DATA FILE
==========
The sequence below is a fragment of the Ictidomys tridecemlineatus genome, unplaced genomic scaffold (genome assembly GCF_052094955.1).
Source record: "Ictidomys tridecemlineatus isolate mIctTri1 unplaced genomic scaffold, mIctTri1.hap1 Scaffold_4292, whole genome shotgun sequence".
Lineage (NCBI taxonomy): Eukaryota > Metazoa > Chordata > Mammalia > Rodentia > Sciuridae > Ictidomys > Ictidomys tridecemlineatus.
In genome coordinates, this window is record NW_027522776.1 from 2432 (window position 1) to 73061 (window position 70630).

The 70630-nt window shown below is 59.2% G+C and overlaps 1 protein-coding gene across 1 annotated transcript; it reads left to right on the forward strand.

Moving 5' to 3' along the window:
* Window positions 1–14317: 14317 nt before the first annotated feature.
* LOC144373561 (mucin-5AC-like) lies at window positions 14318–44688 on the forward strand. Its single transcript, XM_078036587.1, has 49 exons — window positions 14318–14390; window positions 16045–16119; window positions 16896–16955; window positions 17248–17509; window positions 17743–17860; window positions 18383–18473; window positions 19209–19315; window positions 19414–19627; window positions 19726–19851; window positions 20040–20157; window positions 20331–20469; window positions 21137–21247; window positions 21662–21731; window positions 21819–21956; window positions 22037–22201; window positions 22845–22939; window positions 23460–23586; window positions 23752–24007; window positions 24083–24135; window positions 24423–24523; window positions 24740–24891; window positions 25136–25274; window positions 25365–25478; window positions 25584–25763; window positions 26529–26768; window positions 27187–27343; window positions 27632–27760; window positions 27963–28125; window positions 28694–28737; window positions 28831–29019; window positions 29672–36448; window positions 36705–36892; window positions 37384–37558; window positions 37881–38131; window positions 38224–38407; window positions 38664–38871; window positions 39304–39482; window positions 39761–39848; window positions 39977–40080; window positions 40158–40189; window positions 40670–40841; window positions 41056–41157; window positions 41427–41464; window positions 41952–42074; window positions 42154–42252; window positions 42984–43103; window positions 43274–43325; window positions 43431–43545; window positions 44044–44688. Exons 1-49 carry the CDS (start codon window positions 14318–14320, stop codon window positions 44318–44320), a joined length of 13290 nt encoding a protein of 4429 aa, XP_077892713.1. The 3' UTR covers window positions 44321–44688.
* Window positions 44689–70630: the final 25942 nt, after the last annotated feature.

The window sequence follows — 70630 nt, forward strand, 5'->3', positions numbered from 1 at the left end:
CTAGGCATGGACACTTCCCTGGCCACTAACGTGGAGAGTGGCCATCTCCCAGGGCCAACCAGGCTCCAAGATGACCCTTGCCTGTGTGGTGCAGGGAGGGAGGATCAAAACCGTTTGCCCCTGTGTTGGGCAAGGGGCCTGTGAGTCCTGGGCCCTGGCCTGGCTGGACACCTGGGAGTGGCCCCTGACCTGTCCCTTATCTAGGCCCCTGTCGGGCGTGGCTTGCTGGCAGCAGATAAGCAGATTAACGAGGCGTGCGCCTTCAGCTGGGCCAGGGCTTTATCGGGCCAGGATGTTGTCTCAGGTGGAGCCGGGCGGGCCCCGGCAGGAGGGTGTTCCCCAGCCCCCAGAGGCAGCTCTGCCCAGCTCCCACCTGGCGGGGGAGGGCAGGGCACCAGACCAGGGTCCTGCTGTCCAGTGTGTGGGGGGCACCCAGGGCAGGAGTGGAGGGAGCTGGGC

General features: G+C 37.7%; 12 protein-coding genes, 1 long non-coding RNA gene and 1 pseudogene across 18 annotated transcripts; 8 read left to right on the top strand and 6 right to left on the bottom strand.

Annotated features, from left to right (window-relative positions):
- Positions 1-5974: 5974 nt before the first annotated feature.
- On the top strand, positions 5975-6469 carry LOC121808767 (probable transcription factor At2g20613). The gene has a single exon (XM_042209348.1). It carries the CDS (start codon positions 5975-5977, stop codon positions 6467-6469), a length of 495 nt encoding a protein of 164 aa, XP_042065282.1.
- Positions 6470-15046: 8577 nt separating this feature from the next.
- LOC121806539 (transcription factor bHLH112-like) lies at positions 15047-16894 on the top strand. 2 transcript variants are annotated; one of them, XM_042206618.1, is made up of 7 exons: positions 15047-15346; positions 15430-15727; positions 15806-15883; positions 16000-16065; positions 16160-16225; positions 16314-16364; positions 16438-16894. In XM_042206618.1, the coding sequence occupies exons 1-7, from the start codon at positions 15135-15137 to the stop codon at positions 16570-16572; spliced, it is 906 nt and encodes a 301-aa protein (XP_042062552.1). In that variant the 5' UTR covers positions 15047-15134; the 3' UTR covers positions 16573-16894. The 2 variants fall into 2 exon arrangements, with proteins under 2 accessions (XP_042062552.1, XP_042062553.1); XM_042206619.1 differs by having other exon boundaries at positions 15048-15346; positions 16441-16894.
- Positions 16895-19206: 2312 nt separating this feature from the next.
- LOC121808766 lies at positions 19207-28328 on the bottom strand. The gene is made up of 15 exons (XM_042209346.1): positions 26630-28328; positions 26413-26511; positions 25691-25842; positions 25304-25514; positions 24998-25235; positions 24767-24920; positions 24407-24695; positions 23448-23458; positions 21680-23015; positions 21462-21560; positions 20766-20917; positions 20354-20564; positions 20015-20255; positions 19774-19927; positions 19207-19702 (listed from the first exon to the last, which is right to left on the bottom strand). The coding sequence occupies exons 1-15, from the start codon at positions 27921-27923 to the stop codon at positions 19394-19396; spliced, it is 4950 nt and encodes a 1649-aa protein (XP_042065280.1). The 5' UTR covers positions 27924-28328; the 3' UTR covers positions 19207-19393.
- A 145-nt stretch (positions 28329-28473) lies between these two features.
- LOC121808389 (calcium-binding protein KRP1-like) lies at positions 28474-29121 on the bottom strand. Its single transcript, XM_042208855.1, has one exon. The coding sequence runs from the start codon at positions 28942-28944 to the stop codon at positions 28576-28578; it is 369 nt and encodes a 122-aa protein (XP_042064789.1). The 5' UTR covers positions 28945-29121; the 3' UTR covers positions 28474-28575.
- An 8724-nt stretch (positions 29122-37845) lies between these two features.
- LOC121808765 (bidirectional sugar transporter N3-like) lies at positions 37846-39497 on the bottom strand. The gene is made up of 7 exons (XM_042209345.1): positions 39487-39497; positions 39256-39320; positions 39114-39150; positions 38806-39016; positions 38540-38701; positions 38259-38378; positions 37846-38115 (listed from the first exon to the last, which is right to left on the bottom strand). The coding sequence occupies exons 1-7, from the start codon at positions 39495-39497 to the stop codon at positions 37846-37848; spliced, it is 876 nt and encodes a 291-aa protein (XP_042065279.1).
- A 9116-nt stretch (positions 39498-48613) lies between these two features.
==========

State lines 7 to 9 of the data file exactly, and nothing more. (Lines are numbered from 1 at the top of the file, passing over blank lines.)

* Window positions 1–14317: 14317 nt before the first annotated feature.
* LOC144373561 (mucin-5AC-like) lies at window positions 14318–44688 on the forward strand. Its single transcript, XM_078036587.1, has 49 exons — window positions 14318–14390; window positions 16045–16119; window positions 16896–16955; window positions 17248–17509; window positions 17743–17860; window positions 18383–18473; window positions 19209–19315; window positions 19414–19627; window positions 19726–19851; window positions 20040–20157; window positions 20331–20469; window positions 21137–21247; window positions 21662–21731; window positions 21819–21956; window positions 22037–22201; window positions 22845–22939; window positions 23460–23586; window positions 23752–24007; window positions 24083–24135; window positions 24423–24523; window positions 24740–24891; window positions 25136–25274; window positions 25365–25478; window positions 25584–25763; window positions 26529–26768; window positions 27187–27343; window positions 27632–27760; window positions 27963–28125; window positions 28694–28737; window positions 28831–29019; window positions 29672–36448; window positions 36705–36892; window positions 37384–37558; window positions 37881–38131; window positions 38224–38407; window positions 38664–38871; window positions 39304–39482; window positions 39761–39848; window positions 39977–40080; window positions 40158–40189; window positions 40670–40841; window positions 41056–41157; window positions 41427–41464; window positions 41952–42074; window positions 42154–42252; window positions 42984–43103; window positions 43274–43325; window positions 43431–43545; window positions 44044–44688. Exons 1-49 carry the CDS (start codon window positions 14318–14320, stop codon window positions 44318–44320), a joined length of 13290 nt encoding a protein of 4429 aa, XP_077892713.1. The 3' UTR covers window positions 44321–44688.
* Window positions 44689–70630: the final 25942 nt, after the last annotated feature.